Efficiency Vermont is a statewide, regulated energy efficiency utility transforming the way Vermonters use energy to better their lives. Whether through energy assessments, project support, or education, Efficiency Vermont helps its customers take advantage of opportunities to become more energy-efficient.
Efficiency Vermont researches indoor air quality
When they decided to educate Vermonters on the importance of indoor air quality, Efficiency Vermont began with research.
“When we set out to identify an indoor air quality monitor, we undertook a significant vetting process to make sure we’d end up with a product that gave us reliable data and was easy to use for the consumer. As a regulated utility, we think critically of how we use our limited funding to best serve our customers,” said Laura Capps, a program manager for Efficiency Vermont.
The most important criteria to Efficiency Vermont for an air quality monitor was measurement of all key indoor air quality influences: PM2.5, CO2, relative humidity (RH), and temperature. Also important was selecting a monitor that could generate highly accurate data at frequent intervals. The IQAir AirVisual Pro air quality monitor met these criteria and was selected as one of several candidates.
“It needed to be able to collect and store data offline and download data quickly once connected online,” said Capps. “And we wanted to be able to easily see the data from each monitor through an online dashboard. But we also wanted it to be easy to use for consumers. It’s hard to ask someone to put a device in their bedroom if it makes a lot of noise or they can’t turn off the display. We wanted a monitor that could run on batteries or be plugged in so that it was easy to move around a house and withstand a common power outage in rural Vermont.”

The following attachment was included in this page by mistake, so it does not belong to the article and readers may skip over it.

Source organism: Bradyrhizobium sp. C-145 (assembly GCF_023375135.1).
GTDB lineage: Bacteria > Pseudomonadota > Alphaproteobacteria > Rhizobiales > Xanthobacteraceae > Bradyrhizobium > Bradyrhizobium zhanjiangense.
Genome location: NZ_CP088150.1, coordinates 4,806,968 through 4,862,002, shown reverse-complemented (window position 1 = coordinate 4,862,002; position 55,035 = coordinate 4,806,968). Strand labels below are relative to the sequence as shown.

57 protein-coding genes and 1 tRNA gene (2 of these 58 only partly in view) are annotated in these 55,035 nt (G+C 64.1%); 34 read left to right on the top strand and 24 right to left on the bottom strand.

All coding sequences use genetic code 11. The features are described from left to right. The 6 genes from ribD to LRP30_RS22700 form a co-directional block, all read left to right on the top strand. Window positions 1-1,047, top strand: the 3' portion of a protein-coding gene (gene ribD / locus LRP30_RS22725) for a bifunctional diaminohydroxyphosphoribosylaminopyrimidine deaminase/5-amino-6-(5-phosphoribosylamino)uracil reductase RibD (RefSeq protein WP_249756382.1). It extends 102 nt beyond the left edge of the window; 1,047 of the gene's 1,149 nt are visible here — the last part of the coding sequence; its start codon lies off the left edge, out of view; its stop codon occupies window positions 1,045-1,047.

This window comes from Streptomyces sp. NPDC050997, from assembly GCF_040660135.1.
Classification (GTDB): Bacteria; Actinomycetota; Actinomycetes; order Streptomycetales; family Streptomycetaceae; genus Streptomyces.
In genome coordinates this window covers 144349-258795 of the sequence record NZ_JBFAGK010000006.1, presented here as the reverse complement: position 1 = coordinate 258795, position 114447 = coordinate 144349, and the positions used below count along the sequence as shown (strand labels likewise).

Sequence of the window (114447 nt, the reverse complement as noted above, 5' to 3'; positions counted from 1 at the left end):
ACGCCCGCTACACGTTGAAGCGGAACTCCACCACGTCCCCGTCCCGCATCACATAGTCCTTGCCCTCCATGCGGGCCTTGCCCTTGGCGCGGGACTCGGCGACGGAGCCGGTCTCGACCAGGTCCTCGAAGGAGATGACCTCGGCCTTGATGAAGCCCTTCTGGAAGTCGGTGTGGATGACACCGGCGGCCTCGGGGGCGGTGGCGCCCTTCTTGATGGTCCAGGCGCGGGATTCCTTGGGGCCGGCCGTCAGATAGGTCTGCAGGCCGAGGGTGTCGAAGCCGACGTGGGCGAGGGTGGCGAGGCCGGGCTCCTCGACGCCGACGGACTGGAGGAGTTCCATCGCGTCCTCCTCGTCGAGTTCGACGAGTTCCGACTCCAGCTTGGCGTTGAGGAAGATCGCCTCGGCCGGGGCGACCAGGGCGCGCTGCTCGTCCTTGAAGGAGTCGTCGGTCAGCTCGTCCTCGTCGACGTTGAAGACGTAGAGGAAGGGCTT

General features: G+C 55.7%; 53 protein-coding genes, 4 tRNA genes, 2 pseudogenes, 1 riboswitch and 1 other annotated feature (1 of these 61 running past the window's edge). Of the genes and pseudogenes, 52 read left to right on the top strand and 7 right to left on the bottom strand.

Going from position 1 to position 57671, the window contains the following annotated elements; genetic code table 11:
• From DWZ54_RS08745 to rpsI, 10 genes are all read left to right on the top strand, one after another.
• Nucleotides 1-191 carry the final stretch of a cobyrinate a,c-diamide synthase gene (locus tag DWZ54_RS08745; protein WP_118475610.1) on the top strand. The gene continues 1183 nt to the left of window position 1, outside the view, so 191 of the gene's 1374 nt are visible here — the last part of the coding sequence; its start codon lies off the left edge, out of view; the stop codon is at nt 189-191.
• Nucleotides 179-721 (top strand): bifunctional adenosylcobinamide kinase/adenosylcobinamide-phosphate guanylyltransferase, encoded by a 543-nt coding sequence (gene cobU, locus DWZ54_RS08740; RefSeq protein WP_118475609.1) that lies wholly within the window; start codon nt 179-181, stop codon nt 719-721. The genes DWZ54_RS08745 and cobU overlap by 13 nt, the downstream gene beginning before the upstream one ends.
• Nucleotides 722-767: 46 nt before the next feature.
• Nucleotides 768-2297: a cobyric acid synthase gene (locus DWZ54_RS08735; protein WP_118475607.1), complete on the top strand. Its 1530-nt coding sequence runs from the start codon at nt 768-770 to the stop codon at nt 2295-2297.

AirVisual chosen for superior performance
After seeking input from experts, verifying the accuracy of AirVisual Pro particulate matter (PM) readings, and testing AirVisual Pro against other air quality monitors, Efficiency Vermont staff voted AirVisual Pro as the easiest to use and understand.
The AirVisual Pro was initially used in a residential loan program in which customers could borrow the monitor at no cost and set it up in their home for a few weeks. Data gathered by the AirVisual Pro helped support customer decisions to make improvements in energy efficiency that also improved indoor air quality.
This residential loan program was so successful that Efficiency Vermont continued to use the AirVisual Pro for a new program centered around indoor air quality in schools during the summer of 2020.
Efficiency Vermont launches air quality monitoring program
“This past summer, we launched the School Indoor Air Quality Grant Program, funded through the Coronavirus Relief Funds, to help schools improve indoor air quality through HVAC upgrades,” said Capps. “As part of that program, we provided every interested school with an AirVisual Pro monitor. The real-time data enabled schools to better understand where air quality was an issue in their buildings. These monitors will also empower schools with the ability to test the results of the work they’re doing to improve indoor air quality, now and into the future.”
Efficiency Vermont deployed over 90 AirVisual Pro monitors and supported schools in deploying over 350 additional AirVisual Pro monitors. The utility continues to help schools continuously monitor air quality data from their AirVisual Pro monitors.
“Having a monitor enables you to identify actual indoor air quality conditions and make informed decisions,” said Capps. “We would continue to recommend the AirVisual monitor as an easy-to-use device for homes, schools, or businesses to quickly understand conditions and provide long-term, ongoing data.”
Capps continued: “The customer support team at IQAir has been fantastic! We’ve been impressed with the overall quality of the devices and the quick, personalized support. IQAir went above and beyond in helping us ship monitors to schools with personalized letters and preset settings to make it all the easier for schools to get up and running with the monitors quickly.”